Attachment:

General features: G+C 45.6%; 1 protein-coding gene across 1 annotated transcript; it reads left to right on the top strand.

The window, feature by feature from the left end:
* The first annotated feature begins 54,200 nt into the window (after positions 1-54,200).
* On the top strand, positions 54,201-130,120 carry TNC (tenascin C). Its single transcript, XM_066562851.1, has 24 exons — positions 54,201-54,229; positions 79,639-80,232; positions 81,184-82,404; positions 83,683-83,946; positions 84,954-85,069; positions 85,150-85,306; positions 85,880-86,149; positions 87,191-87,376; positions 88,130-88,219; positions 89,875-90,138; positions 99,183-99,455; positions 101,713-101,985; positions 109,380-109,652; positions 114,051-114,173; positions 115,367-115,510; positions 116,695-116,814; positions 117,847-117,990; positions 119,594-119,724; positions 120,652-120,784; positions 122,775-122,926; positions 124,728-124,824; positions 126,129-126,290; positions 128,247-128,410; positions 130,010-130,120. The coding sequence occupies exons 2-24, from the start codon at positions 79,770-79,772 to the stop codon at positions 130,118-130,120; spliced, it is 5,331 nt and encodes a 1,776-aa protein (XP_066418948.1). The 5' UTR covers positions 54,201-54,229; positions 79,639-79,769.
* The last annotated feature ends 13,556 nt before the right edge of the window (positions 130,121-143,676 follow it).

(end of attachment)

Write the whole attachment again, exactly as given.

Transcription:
General features: G+C 45.6%; 1 protein-coding gene across 1 annotated transcript; it reads left to right on the top strand.

The window, feature by feature from the left end:
* The first annotated feature begins 54,200 nt into the window (after positions 1-54,200).
* On the top strand, positions 54,201-130,120 carry TNC (tenascin C). Its single transcript, XM_066562851.1, has 24 exons — positions 54,201-54,229; positions 79,639-80,232; positions 81,184-82,404; positions 83,683-83,946; positions 84,954-85,069; positions 85,150-85,306; positions 85,880-86,149; positions 87,191-87,376; positions 88,130-88,219; positions 89,875-90,138; positions 99,183-99,455; positions 101,713-101,985; positions 109,380-109,652; positions 114,051-114,173; positions 115,367-115,510; positions 116,695-116,814; positions 117,847-117,990; positions 119,594-119,724; positions 120,652-120,784; positions 122,775-122,926; positions 124,728-124,824; positions 126,129-126,290; positions 128,247-128,410; positions 130,010-130,120. The coding sequence occupies exons 2-24, from the start codon at positions 79,770-79,772 to the stop codon at positions 130,118-130,120; spliced, it is 5,331 nt and encodes a 1,776-aa protein (XP_066418948.1). The 5' UTR covers positions 54,201-54,229; positions 79,639-79,769.
* The last annotated feature ends 13,556 nt before the right edge of the window (positions 130,121-143,676 follow it).